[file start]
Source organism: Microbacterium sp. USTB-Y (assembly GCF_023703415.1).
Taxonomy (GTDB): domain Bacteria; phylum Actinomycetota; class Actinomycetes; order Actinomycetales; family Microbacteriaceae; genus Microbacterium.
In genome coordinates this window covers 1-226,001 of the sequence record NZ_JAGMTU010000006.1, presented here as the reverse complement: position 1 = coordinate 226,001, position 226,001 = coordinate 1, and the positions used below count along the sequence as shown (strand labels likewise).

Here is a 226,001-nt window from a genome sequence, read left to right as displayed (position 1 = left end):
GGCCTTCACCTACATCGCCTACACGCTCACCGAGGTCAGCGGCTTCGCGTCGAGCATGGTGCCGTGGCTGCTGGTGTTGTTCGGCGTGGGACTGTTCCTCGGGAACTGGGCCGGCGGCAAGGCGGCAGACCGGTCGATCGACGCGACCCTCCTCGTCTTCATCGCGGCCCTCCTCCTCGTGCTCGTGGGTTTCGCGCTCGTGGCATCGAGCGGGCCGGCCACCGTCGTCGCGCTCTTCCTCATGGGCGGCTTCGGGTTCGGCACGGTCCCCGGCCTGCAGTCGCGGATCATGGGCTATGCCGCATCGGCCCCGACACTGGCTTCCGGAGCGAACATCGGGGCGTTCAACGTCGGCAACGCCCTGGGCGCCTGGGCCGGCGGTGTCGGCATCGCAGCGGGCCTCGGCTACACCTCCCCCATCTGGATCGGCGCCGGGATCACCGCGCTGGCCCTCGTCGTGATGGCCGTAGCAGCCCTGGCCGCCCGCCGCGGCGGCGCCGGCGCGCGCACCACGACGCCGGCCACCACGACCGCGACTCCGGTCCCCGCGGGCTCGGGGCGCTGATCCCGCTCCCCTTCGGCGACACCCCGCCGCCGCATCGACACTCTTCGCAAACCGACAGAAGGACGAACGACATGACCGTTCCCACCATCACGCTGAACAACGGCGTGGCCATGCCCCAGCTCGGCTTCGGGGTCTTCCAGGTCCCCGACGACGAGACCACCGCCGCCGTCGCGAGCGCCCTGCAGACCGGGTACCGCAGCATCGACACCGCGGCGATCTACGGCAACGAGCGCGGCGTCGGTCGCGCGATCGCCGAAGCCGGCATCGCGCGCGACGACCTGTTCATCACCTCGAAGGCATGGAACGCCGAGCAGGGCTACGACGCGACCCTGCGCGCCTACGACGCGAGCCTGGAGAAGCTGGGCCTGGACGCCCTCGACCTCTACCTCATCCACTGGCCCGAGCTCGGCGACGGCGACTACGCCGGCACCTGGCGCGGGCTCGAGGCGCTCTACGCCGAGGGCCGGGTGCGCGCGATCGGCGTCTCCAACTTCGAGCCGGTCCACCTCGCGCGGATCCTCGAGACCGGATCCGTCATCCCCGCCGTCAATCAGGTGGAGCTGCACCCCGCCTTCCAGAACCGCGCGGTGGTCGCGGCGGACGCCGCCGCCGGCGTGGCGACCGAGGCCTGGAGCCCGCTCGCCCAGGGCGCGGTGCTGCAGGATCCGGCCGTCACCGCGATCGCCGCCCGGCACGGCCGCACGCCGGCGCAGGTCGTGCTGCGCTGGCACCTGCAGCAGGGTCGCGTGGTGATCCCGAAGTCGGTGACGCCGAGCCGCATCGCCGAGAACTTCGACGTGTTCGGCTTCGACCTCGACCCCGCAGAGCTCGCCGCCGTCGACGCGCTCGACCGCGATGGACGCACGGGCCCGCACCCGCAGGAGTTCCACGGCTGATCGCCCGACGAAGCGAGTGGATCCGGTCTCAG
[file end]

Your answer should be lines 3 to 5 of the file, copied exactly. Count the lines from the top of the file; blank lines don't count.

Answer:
In genome coordinates this window covers 1-226,001 of the sequence record NZ_JAGMTU010000006.1, presented here as the reverse complement: position 1 = coordinate 226,001, position 226,001 = coordinate 1, and the positions used below count along the sequence as shown (strand labels likewise).

Here is a 226,001-nt window from a genome sequence, read left to right as displayed (position 1 = left end):
GGCCTTCACCTACATCGCCTACACGCTCACCGAGGTCAGCGGCTTCGCGTCGAGCATGGTGCCGTGGCTGCTGGTGTTGTTCGGCGTGGGACTGTTCCTCGGGAACTGGGCCGGCGGCAAGGCGGCAGACCGGTCGATCGACGCGACCCTCCTCGTCTTCATCGCGGCCCTCCTCCTCGTGCTCGTGGGTTTCGCGCTCGTGGCATCGAGCGGGCCGGCCACCGTCGTCGCGCTCTTCCTCATGGGCGGCTTCGGGTTCGGCACGGTCCCCGGCCTGCAGTCGCGGATCATGGGCTATGCCGCATCGGCCCCGACACTGGCTTCCGGAGCGAACATCGGGGCGTTCAACGTCGGCAACGCCCTGGGCGCCTGGGCCGGCGGTGTCGGCATCGCAGCGGGCCTCGGCTACACCTCCCCCATCTGGATCGGCGCCGGGATCACCGCGCTGGCCCTCGTCGTGATGGCCGTAGCAGCCCTGGCCGCCCGCCGCGGCGGCGCCGGCGCGCGCACCACGACGCCGGCCACCACGACCGCGACTCCGGTCCCCGCGGGCTCGGGGCGCTGATCCCGCTCCCCTTCGGCGACACCCCGCCGCCGCATCGACACTCTTCGCAAACCGACAGAAGGACGAACGACATGACCGTTCCCACCATCACGCTGAACAACGGCGTGGCCATGCCCCAGCTCGGCTTCGGGGTCTTCCAGGTCCCCGACGACGAGACCACCGCCGCCGTCGCGAGCGCCCTGCAGACCGGGTACCGCAGCATCGACACCGCGGCGATCTACGGCAACGAGCGCGGCGTCGGTCGCGCGATCGCCGAAGCCGGCATCGCGCGCGACGACCTGTTCATCACCTCGAAGGCATGGAACGCCGAGCAGGGCTACGACGCGACCCTGCGCGCCTACGACGCGAGCCTGGAGAAGCTGGGCCTGGACGCCCTCGACCTCTACCTCATCCACTGGCCCGAGCTCGGCGACGGCGACTACGCCGGCACCTGGCGCGGGCTCGAGGCGCTCTACGCCGAGGGCCGGGTGCGCGCGATCGGCGTCTCCAACTTCGAGCCGGTCCACCTCGCGCGGATCCTCGAGACCGGATCCGTCATCCCCGCCGTCAATCAGGTGGAGCTGCACCCCGCCTTCCAGAACCGCGCGGTGGTCGCGGCGGACGCCGCCGCCGGCGTGGCGACCGAGGCCTGGAGCCCGCTCGCCCAGGGCGCGGTGCTGCAGGATCCGGCCGTCACCGCGATCGCCGCCCGGCACGGCCGCACGCCGGCGCAGGTCGTGCTGCGCTGGCACCTGCAGCAGGGTCGCGTGGTGATCCCGAAGTCGGTGACGCCGAGCCGCATCGCCGAGAACTTCGACGTGTTCGGCTTCGACCTCGACCCCGCAGAGCTCGCCGCCGTCGACGCGCTCGACCGCGATGGACGCACGGGCCCGCACCCGCAGGAGTTCCACGGCTGATCGCCCGACGAAGCGAGTGGATCCGGTCTCAG